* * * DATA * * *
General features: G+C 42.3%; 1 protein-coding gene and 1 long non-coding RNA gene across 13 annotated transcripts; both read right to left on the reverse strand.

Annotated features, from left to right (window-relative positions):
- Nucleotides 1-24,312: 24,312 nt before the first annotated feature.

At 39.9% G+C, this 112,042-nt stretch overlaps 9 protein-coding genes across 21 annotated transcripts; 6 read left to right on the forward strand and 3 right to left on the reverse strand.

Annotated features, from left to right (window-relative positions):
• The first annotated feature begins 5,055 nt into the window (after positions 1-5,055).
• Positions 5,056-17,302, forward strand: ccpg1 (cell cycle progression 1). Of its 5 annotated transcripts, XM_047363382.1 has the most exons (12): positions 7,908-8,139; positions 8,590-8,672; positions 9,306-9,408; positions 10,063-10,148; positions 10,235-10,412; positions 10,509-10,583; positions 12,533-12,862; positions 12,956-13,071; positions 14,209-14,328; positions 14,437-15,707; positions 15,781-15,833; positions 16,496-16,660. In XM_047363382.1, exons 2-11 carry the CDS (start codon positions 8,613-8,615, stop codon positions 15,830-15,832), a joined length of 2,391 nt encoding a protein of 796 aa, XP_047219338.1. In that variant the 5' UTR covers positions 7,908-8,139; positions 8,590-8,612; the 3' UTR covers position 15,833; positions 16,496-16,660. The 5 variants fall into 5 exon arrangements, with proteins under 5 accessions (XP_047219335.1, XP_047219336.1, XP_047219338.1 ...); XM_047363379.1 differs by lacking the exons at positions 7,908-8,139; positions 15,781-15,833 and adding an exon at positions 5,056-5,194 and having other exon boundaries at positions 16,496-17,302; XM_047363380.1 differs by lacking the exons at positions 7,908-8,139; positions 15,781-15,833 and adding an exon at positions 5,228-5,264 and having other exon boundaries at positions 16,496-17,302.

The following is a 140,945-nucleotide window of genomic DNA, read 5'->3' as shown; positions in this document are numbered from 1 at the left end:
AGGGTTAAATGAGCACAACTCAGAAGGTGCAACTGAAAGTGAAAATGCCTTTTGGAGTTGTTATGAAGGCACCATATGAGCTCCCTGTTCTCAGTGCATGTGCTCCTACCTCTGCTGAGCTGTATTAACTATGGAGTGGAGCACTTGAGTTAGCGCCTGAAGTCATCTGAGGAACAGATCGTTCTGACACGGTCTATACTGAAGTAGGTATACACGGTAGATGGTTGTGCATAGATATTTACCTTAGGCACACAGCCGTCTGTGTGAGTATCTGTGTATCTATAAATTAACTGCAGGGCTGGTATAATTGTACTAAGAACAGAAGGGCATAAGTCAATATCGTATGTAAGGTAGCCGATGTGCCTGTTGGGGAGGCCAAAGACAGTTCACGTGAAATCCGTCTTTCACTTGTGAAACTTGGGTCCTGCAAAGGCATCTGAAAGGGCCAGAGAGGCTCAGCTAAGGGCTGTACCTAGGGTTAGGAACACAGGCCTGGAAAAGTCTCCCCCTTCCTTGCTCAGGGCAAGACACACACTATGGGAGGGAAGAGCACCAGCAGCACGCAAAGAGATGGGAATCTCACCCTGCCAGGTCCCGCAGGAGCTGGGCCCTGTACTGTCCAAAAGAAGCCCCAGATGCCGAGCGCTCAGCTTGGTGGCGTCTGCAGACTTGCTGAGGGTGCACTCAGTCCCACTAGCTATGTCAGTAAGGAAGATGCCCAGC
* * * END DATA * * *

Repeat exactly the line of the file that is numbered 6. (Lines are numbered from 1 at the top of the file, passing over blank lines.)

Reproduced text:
• The first annotated feature begins 5,055 nt into the window (after positions 1-5,055).